Wednesday, April 16, 2003

I'm pleased to see Ron Silliman today talking about Asian American writing, mentioning the anthology Premonitions and Tibetan American poet Tsering Wangmo Dhompa. But I'm a little worried by some of the ways he frames his discussion, which touch on some of the problems that recur in many discussions of Asian American writing.

Silliman praises Premonitions as evidence of the "influx of influences from non-European cultures" on American literature. But as Asian American critics and writers have suggested for decades, the idea that Asian Americans are "non-European" in their outlook and culture can be a repressive one when used uncritically. Premonitions does not, so far as I know, include extensive sections of work not written in English, or by poets who do not live and work in North America. Asian Americans here are made to serve a representative function, as a channel of Asian culture into the West--a role many of them do not care to accept.

In fact, the slippage around this problem is evident in the rest of Silliman's post. Although Dhompa is, presumably, being cited as bearing the influence of non-European culture, Silliman's reading of her work focuses on its linguistic precision and (in a previous post) on the influence of Creeley and other American writers. So where is the "Asian" element of the work? Ultimately, it seems, not much of anywhere.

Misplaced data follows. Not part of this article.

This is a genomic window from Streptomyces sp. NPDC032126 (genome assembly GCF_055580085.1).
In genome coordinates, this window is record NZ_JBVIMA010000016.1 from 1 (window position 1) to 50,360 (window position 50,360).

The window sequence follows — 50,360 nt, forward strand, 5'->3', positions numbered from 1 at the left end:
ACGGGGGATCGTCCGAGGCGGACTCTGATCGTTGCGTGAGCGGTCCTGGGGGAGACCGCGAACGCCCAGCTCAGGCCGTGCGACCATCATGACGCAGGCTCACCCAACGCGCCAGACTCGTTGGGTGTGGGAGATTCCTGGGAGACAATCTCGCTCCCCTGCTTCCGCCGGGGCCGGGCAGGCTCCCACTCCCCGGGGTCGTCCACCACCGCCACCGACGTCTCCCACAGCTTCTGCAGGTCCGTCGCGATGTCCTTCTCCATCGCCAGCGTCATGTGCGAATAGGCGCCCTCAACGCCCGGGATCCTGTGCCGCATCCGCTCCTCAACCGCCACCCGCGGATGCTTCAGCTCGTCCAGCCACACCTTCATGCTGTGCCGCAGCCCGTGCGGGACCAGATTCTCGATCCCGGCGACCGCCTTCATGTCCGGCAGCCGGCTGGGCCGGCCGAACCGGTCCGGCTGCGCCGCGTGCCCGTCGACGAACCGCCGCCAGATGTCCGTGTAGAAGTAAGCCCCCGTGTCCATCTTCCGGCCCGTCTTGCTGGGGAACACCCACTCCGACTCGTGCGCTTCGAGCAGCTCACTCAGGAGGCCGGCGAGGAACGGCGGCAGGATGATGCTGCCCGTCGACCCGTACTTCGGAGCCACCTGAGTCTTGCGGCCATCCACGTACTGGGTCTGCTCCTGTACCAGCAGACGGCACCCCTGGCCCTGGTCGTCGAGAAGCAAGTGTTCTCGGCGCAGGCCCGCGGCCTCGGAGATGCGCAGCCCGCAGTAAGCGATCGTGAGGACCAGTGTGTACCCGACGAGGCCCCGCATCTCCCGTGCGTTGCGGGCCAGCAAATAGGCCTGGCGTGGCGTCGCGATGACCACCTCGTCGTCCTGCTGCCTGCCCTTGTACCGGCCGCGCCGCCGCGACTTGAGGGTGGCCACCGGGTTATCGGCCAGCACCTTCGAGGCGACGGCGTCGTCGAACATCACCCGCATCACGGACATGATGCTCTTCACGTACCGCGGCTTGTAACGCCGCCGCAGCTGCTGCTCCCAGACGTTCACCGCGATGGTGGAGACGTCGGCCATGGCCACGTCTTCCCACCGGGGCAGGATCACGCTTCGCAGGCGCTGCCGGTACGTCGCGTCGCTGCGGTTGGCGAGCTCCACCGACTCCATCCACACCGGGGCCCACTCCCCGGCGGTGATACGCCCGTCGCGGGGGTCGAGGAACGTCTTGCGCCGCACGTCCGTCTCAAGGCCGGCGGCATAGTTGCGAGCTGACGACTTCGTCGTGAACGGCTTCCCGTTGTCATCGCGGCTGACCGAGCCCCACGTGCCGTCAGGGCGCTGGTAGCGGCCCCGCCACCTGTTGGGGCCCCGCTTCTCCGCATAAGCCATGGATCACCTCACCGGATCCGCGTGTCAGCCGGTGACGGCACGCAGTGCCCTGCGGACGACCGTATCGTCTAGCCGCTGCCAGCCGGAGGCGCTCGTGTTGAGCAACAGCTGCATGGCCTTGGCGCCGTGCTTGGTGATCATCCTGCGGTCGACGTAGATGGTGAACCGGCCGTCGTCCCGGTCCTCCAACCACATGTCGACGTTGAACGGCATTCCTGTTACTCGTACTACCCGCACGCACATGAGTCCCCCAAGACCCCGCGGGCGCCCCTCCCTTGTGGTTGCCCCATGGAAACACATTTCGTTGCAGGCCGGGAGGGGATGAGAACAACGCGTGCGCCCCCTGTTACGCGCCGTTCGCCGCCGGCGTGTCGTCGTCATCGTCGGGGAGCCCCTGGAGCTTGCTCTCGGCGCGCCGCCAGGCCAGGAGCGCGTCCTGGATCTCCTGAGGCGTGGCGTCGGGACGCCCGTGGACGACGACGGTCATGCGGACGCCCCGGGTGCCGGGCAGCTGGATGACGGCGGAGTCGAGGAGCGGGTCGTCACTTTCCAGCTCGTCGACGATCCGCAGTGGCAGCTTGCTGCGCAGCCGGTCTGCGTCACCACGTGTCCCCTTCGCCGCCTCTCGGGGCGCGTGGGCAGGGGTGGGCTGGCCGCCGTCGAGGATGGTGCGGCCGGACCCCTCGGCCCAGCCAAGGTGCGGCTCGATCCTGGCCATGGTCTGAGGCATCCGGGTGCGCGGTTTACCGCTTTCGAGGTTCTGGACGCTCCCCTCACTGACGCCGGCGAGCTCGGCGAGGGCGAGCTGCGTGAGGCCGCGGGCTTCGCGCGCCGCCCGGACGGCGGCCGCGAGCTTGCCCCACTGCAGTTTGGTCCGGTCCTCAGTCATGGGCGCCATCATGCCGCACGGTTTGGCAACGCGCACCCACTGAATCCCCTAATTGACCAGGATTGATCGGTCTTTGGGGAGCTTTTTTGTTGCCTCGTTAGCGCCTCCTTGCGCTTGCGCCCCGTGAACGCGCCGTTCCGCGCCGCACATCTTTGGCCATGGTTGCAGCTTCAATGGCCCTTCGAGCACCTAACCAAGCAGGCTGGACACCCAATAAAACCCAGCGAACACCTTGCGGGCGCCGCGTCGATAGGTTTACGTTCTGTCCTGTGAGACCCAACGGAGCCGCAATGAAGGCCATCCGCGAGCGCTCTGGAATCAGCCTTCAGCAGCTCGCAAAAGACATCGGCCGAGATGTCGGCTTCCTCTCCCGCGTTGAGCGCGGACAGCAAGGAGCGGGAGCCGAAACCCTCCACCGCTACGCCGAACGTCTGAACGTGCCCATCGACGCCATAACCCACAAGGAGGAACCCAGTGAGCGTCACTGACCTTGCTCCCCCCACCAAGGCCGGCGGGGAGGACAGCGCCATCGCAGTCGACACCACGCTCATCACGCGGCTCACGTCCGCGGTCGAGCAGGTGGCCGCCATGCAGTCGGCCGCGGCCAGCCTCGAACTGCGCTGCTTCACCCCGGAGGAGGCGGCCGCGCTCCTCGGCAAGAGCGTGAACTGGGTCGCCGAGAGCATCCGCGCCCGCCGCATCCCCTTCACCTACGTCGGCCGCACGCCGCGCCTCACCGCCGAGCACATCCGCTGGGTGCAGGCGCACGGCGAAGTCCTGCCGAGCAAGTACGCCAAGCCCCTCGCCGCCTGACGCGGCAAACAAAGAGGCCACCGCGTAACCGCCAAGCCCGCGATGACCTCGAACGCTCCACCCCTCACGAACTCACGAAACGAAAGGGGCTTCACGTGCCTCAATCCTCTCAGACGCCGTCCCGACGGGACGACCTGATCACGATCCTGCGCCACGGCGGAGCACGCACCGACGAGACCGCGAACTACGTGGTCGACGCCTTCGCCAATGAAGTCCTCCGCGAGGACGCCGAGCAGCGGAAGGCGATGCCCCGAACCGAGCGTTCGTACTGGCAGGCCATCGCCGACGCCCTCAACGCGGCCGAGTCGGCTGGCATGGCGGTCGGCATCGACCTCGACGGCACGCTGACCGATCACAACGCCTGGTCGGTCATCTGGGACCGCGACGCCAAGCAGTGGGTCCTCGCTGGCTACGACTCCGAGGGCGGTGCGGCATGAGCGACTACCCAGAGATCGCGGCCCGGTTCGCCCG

Silliman writes: "Not unlike, say, Larry Eigner, who could be called a poet of disability but who was actually more simply a great poet who happened to be physically challenged, Dhompa is a good poet first who happens to have been born on a train in India in 1969 & raised in the Tibetan exile communities of Dharamsala, India & Kathmandu, Nepal before coming to the U.S."

"A good poet first"--certainly how most poets would like to think of themselves. But then what is the role of race, nationality, disability--that which follows the "who happened to be..."? The phrasing suggests it's incidental; the earlier framing suggested it was fundamental. I'm not sure we can have it both ways: if you want to make "Asian" culture a marker of value for an Asian American writer, you can't then turn around and say race doesn't matter.

I don't fault Silliman for walking into this trap--indeed, I see critics, both Asian American and not, doing it all the time. Ultimately, we're still not sure what we expect out of an Asian American writer--to enrich "American" (i.e., European) culture with "Asian" spice? To simply be "a good poet first"? Or is the Asian American experience some much more complex thing, one not reducible to the inheritance of Asian culture, yet troubling any steady notion of the "good poet"?

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